Water Usage and Cloth Nappies, or, Does the water use argument wash?

Water usage is a real issue for us in Australia, and it’s right that we should be concerned about how much water we use and do what we can to reduce our consumption. I just don’t believe that the water we use in washing reusable nappies is a valid argument against using cloth nappies, unless you’re on tank water or otherwise restricted in your access to water.

There tend to be two water based arguments against using cloth nappies.

1. That the cost of the water and energy used in washing cloth nappies means that cloth and disposable nappies end up costing the same so there’s no benefit. This is completely wrong. Generally the cost of water, energy and detergent used to wash reusable nappies comes to less than $2 a week. You can calculate how much it would cost you here.

2. That in a country like Australia it is wrong to waste water washing nappies when disposables are available.

I read on a forum a long time ago that just because we would save the water we’d use in washing them doesn’t mean we should use plastic cutlery and disposable plates to eat every meal. Neither do we use one-wear disposable clothing, just so we won’t have to use water to wash them. And I've noticed that most of us flush the toilet rather than wear disposable nappies ourselves! These scenarios demonstrate obvious waste. The same common sense should apply to cloth nappies.

There are several studies out there comparing disposable and cloth nappies, including water use. People often don’t consider that large amounts of water (and other resources) are used in the production of disposable nappies. In fact, the same amount of water is used in the production of disposable nappies as in the production and home washing of cotton reusable nappies. This is according to the Life Cycle Assessment carried out in 2009 by the University of Queensland which compared reusable and disposable nappies in Australia.

The argument that disposable nappies are made in China or elsewhere where they don’t have our water shortage issues is also incorrect (not to mention ethically obnoxious). Last time I checked we were all living on one planet and it’s the only one we’ve got. Read the packaging in the supermarket – many brands of disposable nappies are made right here in Australia using Australian water and Australian resources.

The University of Queensland study looked at four environmental indicators: water resource depletion, non-renewable energy depletion, solid waste and land use for resource production. Not only did they find that the water usage between cotton nappies and disposable nappies was comparable, they also found that disposables used more energy and more land resources in their production and that disposables generate 20 times more solid waste. The assessment also stated a really interesting point: The only thing a disposable user can do to reduce their environmental impact is to use them less frequently* (not changing nappies frequently enough is the most common cause of nappy rash) but a cloth user has many choices to reduce their impact. Find a summary of the environmental comparison between cloth and disposable nappies by the University of Queensland here.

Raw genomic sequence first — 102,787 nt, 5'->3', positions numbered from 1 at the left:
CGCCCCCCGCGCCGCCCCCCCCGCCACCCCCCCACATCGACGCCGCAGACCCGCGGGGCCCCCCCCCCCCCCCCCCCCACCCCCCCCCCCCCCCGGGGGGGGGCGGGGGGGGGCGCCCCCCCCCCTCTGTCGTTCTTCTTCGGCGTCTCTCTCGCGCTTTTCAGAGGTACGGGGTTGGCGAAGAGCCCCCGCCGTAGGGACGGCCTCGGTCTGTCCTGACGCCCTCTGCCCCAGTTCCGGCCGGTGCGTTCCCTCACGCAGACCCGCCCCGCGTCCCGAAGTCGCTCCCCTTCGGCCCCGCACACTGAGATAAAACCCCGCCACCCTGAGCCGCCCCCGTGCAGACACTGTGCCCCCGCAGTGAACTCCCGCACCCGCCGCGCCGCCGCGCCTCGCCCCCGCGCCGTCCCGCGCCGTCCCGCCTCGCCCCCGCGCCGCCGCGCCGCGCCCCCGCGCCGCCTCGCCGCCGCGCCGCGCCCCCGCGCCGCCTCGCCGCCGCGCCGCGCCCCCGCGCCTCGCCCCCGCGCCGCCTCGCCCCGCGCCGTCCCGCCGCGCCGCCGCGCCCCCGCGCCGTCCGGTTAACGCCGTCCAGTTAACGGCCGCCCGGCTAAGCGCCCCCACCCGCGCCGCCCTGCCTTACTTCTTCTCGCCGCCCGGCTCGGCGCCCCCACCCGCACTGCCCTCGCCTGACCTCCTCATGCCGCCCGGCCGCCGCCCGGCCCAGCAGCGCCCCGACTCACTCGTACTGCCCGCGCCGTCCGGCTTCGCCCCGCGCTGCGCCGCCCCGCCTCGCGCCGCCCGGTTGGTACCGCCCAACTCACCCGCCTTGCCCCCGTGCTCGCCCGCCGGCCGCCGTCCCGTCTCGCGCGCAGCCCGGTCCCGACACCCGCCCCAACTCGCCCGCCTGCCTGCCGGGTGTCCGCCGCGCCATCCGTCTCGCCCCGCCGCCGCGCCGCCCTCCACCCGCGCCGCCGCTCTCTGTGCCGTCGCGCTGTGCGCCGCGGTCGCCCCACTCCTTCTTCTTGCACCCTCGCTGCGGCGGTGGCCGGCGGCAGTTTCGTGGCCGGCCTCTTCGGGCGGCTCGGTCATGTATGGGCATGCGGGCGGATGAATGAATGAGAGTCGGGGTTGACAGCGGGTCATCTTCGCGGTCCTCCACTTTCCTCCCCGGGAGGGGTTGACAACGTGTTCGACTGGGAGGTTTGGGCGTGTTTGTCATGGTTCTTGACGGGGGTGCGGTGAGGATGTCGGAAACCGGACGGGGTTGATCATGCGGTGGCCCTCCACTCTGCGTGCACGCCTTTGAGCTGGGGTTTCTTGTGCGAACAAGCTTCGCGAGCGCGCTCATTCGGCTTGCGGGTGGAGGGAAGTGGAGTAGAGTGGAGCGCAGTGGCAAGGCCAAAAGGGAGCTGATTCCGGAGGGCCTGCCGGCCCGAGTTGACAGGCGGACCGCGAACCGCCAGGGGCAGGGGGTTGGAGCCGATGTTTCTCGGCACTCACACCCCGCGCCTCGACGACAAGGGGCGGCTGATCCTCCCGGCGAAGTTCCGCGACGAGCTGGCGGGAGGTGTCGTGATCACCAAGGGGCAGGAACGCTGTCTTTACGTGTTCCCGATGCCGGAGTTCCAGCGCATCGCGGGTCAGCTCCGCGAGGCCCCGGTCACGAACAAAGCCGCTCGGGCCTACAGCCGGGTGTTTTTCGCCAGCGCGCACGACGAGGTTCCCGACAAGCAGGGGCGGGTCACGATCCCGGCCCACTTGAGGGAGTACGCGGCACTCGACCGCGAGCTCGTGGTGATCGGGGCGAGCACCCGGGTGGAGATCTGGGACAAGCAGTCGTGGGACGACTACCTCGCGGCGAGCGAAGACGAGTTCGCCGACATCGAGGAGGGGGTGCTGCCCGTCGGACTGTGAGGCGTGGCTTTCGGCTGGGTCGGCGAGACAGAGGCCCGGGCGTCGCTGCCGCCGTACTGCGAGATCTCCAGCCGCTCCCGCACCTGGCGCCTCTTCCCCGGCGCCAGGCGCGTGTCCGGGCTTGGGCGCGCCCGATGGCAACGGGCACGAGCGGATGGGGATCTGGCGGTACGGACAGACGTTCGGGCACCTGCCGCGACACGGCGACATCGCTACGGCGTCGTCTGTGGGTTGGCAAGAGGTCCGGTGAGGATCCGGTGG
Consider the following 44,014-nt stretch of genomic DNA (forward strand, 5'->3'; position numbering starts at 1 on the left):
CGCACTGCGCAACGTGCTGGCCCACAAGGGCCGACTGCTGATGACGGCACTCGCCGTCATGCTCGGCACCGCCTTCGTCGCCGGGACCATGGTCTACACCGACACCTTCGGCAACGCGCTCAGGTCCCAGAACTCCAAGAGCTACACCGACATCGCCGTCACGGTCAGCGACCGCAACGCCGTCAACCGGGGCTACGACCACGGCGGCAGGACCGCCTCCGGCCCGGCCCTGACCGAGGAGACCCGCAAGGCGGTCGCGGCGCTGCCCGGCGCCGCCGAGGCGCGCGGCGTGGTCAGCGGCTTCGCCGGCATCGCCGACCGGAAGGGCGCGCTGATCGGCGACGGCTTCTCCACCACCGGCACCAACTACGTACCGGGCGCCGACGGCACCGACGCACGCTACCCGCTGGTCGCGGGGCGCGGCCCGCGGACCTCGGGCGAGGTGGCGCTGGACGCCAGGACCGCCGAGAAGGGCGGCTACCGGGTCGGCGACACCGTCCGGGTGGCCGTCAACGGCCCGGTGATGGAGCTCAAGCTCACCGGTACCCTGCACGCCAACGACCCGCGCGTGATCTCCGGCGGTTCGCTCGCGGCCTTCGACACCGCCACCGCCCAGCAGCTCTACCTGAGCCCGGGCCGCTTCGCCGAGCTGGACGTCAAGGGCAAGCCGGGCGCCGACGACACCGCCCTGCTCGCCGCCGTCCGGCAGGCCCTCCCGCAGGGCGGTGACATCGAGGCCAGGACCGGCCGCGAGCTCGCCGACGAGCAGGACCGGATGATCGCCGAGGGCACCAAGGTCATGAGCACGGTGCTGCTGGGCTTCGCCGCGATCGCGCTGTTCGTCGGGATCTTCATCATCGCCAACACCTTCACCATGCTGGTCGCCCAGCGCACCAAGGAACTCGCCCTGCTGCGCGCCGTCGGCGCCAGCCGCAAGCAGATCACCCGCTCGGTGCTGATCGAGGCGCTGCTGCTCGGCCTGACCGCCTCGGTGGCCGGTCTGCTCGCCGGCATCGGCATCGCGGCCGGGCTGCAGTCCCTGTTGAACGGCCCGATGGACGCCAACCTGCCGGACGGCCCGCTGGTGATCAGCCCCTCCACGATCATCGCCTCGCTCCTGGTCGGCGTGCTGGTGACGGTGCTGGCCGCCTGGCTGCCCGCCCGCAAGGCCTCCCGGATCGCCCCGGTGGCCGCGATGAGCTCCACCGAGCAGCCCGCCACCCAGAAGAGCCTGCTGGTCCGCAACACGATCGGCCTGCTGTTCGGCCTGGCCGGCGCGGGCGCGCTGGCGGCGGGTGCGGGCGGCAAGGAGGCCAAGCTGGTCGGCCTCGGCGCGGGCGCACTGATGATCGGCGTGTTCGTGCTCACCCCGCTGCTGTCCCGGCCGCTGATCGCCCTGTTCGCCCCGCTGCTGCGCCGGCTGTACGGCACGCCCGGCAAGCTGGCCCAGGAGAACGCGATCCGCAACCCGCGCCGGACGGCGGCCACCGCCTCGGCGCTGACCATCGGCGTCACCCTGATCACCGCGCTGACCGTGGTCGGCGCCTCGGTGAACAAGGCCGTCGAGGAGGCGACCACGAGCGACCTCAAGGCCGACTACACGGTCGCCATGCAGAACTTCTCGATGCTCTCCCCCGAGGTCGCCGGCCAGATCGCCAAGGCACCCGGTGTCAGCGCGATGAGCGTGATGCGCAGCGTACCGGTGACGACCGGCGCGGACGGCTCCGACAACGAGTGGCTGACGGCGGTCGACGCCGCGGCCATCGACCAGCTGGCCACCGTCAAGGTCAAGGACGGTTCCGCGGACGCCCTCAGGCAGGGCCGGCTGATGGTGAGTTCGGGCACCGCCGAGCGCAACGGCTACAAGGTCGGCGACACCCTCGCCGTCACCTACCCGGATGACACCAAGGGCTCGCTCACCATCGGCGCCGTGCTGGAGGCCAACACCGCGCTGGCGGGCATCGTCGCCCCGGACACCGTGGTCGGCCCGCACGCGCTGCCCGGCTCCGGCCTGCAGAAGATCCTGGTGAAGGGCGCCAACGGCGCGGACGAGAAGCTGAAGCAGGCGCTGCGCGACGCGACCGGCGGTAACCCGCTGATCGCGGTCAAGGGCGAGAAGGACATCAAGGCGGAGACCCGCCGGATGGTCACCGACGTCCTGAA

If a cloth user chooses nappies made of more sustainable fabrics such as bamboo or hemp (which use much less water in production than cotton) then the cloth nappy user immediately comes out ahead. The study also assumed that soiled nappies were soaked – so that amount can be taken out if you’re dry pailing like we recommend. If you use the same nappies for more than one child, you’re even further ahead.

But here’s the BIG idea… If water usage is a priority for you when making your decision about using cloth nappies, consider this: by choosing to use cloth, you will save several thousand dollars. Take that money and use it to install a water tank, a grey water system, solar hot water, or something else that will offset the resources you are using when you use cloth. You could make your cloth use carbon neutral! Cloth gives you so many more options when it comes to reducing your environmental impact. The money it saves can also let you do something BIG that will help reduce your family’s environmental impact well into the future. 


Kate O’Brien, Rachel Olive, Yu-Chieh Hsu, Luke Morris, Richard Bell and Nick Kendall
Environmental Engineering, School of Engineering, The University of Queensland, Brisbane 2009

*This is a trifle simplistic as there are disposable nappies available with better environmental credentials (try to find one that has been independently assessed) but they may be harder to source and are usually more expensive. But it is an option to consider if cloth isn't for you or if you'd like to use a combination of cloth and disposable nappies.

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